27 March 2015
Alan Ewart reports on a masterful performance from New York based multi-instrumentalist Franz Nicolay at Southampton’s Joiners Arms
I first came across Franz Nicolay back in January of this year when I reviewed his latest album “To Us The Beautiful” and a very fine album it is. I was thrilled to see that Franz Nicolay was in the UK for a series of 15 shows and one of those shows was fairly local to me at The Joiners in Southampton. It is difficult to categorise Nicolay’s music as he draws from a range of styles but he has been part of Gypsy-Klezmer troupe Guignol. Franz has worked with a wide range of artists from Frank Turner to The Dresden Dolls and between 200 -2010 he was part of Brooklyn based rock band The Hold Steady.
Franz Nicolay’s solo work, if you need to put a label on it falls into the sort of folk-punk end of the spectrum inhabited by the likes of Billy Bragg and Frank Turner’s solo work and his latest album was released on the same label as Turners work, Extra Mile Recordings.
The Joiners is something of a legendary venue and huge numbers of big name acts have played there on their way to becoming big stars. Ed Sheeran, Enter Shikari, Muse the Levellers and Oasis are just a few of the bands that have played this little 150 capacity venue.
Situated in the St Mary’s district of Southampton The Joiners like the whole area has seen better days. It looks a little neglected both inside and out and the lighting is terrible. I must confess that arriving at the venue was something of a nerve racking experience. There is parking just a short walk away but the car park was heavily populated by drunks and junkies and to be honest I was not prepared to park my car their. Fortunately I managed to find a spot just outside a busy kebab shop just after the 8pm parking restrictions ended. As we walked to the venue we saw that the street was littered with empty vodka bottles and even a few used needles.
We arrived at the venue just after 8pm and were expecting to find that support act John Shoe was already on stage but no. As seems to be becoming the norm these days there were no less than four acts across the evening. As a result it was 9.45 before Franz took the stage. It seems to be the case these days that more and more headline acts are adopting this form of line-up, the consequence being that the headliner only plays for around an hour, sometimes even less. This hacks me off, I go to gigs to see the headline act and not some kid who is playing because her aunty is the second cousin of the bloke who owns the venue. I will concede that you do sometimes unearth a gem but you also hear a lot of dross.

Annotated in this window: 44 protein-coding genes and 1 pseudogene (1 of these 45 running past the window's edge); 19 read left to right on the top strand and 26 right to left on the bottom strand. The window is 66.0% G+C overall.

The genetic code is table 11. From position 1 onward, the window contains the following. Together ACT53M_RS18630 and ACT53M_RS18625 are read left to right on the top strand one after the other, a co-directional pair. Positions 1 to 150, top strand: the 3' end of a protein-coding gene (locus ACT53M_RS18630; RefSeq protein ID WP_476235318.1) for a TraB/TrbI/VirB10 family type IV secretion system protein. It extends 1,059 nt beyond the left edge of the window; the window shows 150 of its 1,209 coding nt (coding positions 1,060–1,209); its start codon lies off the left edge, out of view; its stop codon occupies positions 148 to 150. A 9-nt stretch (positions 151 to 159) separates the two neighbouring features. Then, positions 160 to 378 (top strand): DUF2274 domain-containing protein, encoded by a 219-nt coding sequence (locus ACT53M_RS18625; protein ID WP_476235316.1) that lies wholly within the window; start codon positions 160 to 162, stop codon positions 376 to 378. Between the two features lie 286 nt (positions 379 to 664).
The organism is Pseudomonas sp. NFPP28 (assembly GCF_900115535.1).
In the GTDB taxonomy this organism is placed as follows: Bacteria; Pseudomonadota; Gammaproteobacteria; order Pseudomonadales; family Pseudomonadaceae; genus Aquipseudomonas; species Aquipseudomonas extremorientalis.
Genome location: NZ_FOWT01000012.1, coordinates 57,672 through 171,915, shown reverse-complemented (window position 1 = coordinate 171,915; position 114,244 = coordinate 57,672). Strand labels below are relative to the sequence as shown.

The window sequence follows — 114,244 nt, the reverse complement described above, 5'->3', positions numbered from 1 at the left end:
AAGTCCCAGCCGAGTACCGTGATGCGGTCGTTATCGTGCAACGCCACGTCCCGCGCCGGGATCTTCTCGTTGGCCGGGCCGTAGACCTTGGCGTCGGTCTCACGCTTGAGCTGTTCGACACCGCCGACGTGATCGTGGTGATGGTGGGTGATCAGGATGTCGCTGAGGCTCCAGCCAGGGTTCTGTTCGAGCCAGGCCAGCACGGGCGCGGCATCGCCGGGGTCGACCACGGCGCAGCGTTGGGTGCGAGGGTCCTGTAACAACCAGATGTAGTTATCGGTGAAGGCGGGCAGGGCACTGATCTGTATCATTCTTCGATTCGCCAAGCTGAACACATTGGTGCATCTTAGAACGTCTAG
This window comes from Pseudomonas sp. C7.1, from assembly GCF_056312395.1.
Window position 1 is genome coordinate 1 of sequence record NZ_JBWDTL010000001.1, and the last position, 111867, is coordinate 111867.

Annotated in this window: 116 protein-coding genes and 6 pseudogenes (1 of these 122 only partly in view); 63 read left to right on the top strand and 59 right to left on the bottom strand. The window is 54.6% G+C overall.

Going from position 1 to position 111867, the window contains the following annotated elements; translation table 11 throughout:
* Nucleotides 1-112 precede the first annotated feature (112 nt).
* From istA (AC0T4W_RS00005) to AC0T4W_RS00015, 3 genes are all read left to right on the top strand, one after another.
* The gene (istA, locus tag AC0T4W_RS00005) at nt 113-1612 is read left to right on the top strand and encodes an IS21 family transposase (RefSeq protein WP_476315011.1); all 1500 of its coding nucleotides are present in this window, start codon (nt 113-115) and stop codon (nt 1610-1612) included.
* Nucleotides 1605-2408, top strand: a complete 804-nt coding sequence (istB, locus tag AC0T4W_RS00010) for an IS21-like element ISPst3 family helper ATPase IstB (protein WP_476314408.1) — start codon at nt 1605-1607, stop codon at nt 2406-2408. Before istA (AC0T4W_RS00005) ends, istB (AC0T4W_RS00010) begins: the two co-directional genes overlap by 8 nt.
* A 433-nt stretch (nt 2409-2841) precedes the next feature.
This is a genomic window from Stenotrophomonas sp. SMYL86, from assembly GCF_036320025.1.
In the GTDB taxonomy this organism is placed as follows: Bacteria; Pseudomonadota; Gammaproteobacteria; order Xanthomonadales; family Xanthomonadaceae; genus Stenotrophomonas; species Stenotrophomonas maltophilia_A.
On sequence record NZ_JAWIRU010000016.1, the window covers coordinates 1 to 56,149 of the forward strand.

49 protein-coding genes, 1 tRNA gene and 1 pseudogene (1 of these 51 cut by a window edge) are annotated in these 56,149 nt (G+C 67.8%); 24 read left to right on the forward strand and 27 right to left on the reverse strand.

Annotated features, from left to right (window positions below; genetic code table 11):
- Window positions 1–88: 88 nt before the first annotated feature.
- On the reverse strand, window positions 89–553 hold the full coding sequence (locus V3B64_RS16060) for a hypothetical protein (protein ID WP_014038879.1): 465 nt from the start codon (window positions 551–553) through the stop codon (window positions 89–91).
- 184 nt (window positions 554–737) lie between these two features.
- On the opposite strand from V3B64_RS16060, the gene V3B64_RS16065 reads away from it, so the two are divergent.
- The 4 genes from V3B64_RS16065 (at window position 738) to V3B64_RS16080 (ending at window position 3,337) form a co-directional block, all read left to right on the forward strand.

If you don’t know Franz Nicolay’s solo music he is a multi instrumentalist and during this show he accompanied himself on guitar, banjo and accordion, though obviously not all at the same time. Franz opened the set with the opening track of his album “To Us The Beautiful” and as you would expect we were treated to around half a dozen songs from the album with Marfa Lights, Shallow Water, Wrestlers and Bright White all getting a run out.
One of the things that impresses me about Franz Nicolay is the seamless way he shifts between instruments. As an example when he broke a string during “The Hearts Of Boston” he finished the song, handed off his guitar for someone to replace the string, picked up his banjo and launched into “Shallow Water” no fuss, no flap, no drama. The evening comedy moment came a little later in the set when Franz again broke a string during “Wrestler.” On this occasion he handed off the guitar and played “This Is Not A Pipe” on his banjo. When his guitar was restrung he simply scratched his head, said “Now where was I?” and went back to where he had been in “Wrestler.”
It is also nice to see an artists ask the audience what they want to hear and then do his level best to play it. On this occasion this included a cover of The Sharp Things song “There Will Be Violins” though to be fair Franz Nicolay did release his modified version of the song back in 2007.
Franz Nicolay is an accomplished and engaging performer. Modest and self-effacing he chats to the audience rather than at them and is happy to share a joke or wisecrack between songs. There is no doubt in my mind that incredibly talented performer should be playing to much larger crowds than is the case at venues like the Joiners, but sadly it seems to be the case that talent counts for little in the music business these days.
You have to commend The Joiners for putting on live music seven nights a week, but there are two other well known live venues within spitting distance. The Brook and Talking Heads are both within a couple of miles and that doesn’t take account of the larger city centre venues. Sadly this meant that on the night Franz Nicolay was playing to a crowd of about 60 people. I always think it is a shame to see such a talented artist play to so few people, but to be fair to Franz Nicolay he still gave his all and put on an excellent performance.
We just have to be grateful that people like Franz Nicolay and venues like The Joiners find a way to keep their heads above water so that we can continue to listen to great music. Lets just hope that they can both keep doing so for years to come.
Words and Photographs by Alan Ewart: you can follow Alan on Twitter at @soundofmysummer or on the internet at soundofsummer.org and you can read more posts by Alan at his Louder Than War author’s archive.